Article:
Study Examines NSAIDs vs Antibiotics For Uncomplicated Urinary Tract Infection

Ildikó Gágyor MD Senior researcher in primary care Department of General Practice University Medical Center Göttingen Göttingen, Germany

Dr. Gágyor

MedicalResearch.com Interview with:
Ildikó Gágyor MD
Senior researcher in primary care
Department of General Practice
University Medical Center Göttingen
Göttingen, Germany

Medical Research: What is the background for this study? What are the main findings?

Dr. Gágyor: Uncomplicated urinary tract infection is a common problem for women. Affected patients are usually treated with antibiotics to combat both unpleasant symptoms and to combat infection. However, prescription of antibiotics for a self-limiting condition, contributes to increased resistance rates posing a serious long-term threat to public health. In a double blind randomised controlled trial we examined whether symptomatic treatment of uncomplicated urinary tract infection with ibuprofen reduces the rate of antibiotic prescriptions without a significant increase in symptoms, recurrences, or complications. In all, 494 women were randomly assigned to receive: either ibuprofen for three days and antibiotics only if symptoms are persistent; or antibiotic treatment with fosfomycin. Results showed that antibiotic use could be reduced significantly: of the 248 women in the ibuprofen group two thirds recovered without antibiotics and one third received antibiotics subsequently. Women in the ibuprofen group had a higher symptom burden but in both groups, symptoms decreased within the first week (Figure 1). Six cases of pyelonephritis occurred, one in the fosfomycin group, five in the ibuprofen group.

Medical Research: What should clinicians and patients take away from your report?

Dr. Gágyor: Initial symptomatic treatment is a possible treatment approach especially for women who prefer to avoid immediate antibiotics. These results might apply to more to women with mild to moderate symptoms rather than to all those with an uncomplicated urinary tract infection. When discussing the most suitable treatment option, appropriate information should include the probability of a somewhat higher symptom burden and when to seek further medical attention due to the potentially higher risk of pyelonephritis.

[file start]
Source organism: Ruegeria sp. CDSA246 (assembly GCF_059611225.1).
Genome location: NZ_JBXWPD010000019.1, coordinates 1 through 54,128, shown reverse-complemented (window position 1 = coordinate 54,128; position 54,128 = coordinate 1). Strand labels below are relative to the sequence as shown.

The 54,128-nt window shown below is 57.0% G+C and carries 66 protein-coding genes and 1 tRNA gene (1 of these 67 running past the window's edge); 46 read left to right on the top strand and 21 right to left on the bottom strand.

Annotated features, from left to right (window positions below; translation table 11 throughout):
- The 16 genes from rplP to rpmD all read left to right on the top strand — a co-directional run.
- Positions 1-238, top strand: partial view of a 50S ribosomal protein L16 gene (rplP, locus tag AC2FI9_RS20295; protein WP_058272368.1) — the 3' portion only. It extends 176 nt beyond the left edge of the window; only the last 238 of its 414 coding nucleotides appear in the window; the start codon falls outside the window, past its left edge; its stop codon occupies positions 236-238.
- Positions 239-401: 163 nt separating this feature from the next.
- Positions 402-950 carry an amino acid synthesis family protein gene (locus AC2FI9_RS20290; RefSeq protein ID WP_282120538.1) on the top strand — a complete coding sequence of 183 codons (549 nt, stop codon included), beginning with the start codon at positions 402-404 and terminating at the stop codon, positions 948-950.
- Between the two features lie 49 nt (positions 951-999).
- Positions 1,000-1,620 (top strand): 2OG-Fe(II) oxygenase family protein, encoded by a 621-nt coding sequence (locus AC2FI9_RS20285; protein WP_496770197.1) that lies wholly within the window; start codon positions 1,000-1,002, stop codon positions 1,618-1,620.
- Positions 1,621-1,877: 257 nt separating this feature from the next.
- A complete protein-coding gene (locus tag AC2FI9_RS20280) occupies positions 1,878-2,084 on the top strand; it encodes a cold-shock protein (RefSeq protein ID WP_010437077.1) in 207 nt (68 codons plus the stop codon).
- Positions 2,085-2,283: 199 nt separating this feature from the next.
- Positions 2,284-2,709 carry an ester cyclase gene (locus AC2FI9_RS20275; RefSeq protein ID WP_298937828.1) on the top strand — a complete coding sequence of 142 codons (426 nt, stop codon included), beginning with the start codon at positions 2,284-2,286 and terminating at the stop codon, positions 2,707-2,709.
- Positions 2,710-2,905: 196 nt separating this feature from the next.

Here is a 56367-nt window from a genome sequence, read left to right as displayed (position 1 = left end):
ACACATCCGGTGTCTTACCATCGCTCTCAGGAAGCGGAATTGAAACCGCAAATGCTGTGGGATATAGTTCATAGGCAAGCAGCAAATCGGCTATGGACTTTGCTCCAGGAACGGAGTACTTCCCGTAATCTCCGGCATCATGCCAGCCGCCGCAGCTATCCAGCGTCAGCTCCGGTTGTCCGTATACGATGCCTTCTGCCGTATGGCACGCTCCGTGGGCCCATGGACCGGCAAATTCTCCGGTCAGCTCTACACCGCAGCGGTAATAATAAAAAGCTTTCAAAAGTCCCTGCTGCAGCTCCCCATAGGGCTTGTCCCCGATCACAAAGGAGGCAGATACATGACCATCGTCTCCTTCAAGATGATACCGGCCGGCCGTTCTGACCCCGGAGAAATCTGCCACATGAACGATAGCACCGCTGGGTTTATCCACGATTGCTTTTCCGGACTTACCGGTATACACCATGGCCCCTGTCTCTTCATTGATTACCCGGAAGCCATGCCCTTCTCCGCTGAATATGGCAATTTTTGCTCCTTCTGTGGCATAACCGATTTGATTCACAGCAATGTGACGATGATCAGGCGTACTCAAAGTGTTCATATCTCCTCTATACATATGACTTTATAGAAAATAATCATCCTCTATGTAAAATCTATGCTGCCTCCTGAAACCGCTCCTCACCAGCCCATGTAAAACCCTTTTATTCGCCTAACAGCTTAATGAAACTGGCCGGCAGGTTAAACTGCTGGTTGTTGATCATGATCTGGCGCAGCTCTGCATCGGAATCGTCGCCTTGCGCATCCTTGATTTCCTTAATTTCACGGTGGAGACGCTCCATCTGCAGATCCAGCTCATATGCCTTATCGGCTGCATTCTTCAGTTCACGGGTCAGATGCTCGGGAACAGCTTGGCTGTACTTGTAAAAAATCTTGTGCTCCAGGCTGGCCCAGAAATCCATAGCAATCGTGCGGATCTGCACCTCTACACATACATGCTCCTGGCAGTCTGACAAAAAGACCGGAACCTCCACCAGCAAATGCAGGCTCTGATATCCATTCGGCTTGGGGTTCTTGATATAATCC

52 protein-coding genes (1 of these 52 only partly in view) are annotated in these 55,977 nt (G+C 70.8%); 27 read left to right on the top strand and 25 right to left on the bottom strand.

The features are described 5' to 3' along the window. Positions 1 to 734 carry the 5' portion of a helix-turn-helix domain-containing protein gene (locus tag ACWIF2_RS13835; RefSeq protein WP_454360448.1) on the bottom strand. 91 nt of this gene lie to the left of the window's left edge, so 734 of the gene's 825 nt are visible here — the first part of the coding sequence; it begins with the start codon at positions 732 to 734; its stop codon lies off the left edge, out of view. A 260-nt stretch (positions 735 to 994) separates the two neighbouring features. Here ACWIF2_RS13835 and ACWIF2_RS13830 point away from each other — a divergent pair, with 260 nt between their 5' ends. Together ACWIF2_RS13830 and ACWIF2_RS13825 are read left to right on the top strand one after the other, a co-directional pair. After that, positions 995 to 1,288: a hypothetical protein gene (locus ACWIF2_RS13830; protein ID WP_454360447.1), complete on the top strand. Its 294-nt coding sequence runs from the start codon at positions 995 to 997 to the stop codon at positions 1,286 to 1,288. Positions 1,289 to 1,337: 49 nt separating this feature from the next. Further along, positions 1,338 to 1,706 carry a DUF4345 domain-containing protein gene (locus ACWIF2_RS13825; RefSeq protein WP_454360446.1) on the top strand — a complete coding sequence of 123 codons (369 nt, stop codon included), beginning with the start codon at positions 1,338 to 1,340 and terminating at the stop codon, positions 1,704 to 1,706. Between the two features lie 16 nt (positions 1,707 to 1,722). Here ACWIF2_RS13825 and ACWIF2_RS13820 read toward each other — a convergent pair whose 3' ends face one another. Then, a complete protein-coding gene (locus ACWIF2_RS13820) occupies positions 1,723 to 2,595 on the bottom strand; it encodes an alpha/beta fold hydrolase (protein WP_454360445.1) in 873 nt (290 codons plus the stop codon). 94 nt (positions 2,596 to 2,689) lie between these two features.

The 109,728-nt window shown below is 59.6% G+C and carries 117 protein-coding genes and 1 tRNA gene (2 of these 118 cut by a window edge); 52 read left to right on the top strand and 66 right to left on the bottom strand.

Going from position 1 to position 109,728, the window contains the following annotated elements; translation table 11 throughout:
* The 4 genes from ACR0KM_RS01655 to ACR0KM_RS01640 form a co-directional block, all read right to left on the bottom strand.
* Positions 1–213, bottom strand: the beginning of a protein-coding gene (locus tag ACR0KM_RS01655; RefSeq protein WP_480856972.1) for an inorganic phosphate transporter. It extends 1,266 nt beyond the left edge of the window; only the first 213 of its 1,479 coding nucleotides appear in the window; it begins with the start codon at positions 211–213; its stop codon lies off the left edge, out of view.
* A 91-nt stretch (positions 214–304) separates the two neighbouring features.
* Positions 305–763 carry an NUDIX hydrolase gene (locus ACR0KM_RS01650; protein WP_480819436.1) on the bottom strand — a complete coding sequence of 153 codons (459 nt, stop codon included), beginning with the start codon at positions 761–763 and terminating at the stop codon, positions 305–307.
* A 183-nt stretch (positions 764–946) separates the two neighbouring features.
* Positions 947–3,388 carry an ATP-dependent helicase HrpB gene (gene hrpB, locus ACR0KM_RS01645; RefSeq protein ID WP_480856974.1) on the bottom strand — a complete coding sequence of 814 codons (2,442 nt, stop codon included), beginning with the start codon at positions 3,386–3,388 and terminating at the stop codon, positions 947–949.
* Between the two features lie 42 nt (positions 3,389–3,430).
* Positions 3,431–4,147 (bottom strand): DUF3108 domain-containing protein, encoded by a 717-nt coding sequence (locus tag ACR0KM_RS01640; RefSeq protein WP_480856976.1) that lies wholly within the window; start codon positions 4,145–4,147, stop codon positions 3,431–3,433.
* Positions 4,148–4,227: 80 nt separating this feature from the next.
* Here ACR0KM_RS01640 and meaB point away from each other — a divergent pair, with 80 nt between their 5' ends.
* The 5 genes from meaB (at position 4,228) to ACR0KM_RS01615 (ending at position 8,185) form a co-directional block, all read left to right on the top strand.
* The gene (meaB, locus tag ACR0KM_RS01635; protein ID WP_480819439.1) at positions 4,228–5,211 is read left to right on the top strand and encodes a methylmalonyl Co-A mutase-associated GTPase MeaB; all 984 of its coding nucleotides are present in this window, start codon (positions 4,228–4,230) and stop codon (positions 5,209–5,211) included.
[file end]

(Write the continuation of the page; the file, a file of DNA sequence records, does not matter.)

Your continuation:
Figure 1: Symptom burden. Shown are symptom sum scores for dysuria, frequency/urgency, low abdominal pain from day 0 to 7 (range 0-12).

Figure 1: Symptom burden. Shown are symptom sum scores for dysuria, frequency/urgency, low abdominal pain from day 0 to 7 (range 0-12).

Medical Research: What recommendations do you have for future research as a result of this study?

Dr. Gágyor: More research is needed to identify women who may be treated safely and effectively with symptomatic treatment and those who should be treated with antibiotics to avoid complications such as febrile urinary tract infection or pyelonephritis.

Citation:

Gágyor Ildikó, Bleidorn Jutta, Kochen Michael M,Schmiemann Guido, Wegscheider Karl, Hummers-Pradier Eva et al. Ibuprofen versus fosfomycin for uncomplicated urinary tract infection in women: randomised controlled trial BMJ 2015; 351:h6544

 

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